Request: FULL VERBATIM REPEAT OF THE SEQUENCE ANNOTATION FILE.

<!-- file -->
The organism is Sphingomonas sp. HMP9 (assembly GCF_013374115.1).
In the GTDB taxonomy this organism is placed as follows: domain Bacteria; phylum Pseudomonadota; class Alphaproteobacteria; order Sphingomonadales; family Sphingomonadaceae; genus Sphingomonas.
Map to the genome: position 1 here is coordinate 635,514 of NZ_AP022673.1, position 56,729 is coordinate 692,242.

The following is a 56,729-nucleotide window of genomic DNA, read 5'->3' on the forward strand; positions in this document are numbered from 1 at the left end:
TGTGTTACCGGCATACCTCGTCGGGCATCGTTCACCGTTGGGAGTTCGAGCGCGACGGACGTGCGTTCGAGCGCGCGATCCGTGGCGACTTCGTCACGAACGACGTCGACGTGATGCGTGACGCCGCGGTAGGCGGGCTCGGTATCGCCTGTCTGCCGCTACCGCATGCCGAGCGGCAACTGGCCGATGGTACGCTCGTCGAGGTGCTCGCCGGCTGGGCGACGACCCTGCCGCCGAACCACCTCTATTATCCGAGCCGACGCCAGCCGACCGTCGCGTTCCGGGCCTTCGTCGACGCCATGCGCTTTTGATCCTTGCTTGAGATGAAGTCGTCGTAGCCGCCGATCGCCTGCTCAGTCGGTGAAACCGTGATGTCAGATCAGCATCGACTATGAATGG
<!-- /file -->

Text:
The organism is Sphingomonas sp. HMP9 (assembly GCF_013374115.1).
In the GTDB taxonomy this organism is placed as follows: domain Bacteria; phylum Pseudomonadota; class Alphaproteobacteria; order Sphingomonadales; family Sphingomonadaceae; genus Sphingomonas.
Map to the genome: position 1 here is coordinate 635,514 of NZ_AP022673.1, position 56,729 is coordinate 692,242.

The following is a 56,729-nucleotide window of genomic DNA, read 5'->3' on the forward strand; positions in this document are numbered from 1 at the left end:
TGTGTTACCGGCATACCTCGTCGGGCATCGTTCACCGTTGGGAGTTCGAGCGCGACGGACGTGCGTTCGAGCGCGCGATCCGTGGCGACTTCGTCACGAACGACGTCGACGTGATGCGTGACGCCGCGGTAGGCGGGCTCGGTATCGCCTGTCTGCCGCTACCGCATGCCGAGCGGCAACTGGCCGATGGTACGCTCGTCGAGGTGCTCGCCGGCTGGGCGACGACCCTGCCGCCGAACCACCTCTATTATCCGAGCCGACGCCAGCCGACCGTCGCGTTCCGGGCCTTCGTCGACGCCATGCGCTTTTGATCCTTGCTTGAGATGAAGTCGTCGTAGCCGCCGATCGCCTGCTCAGTCGGTGAAACCGTGATGTCAGATCAGCATCGACTATGAATGG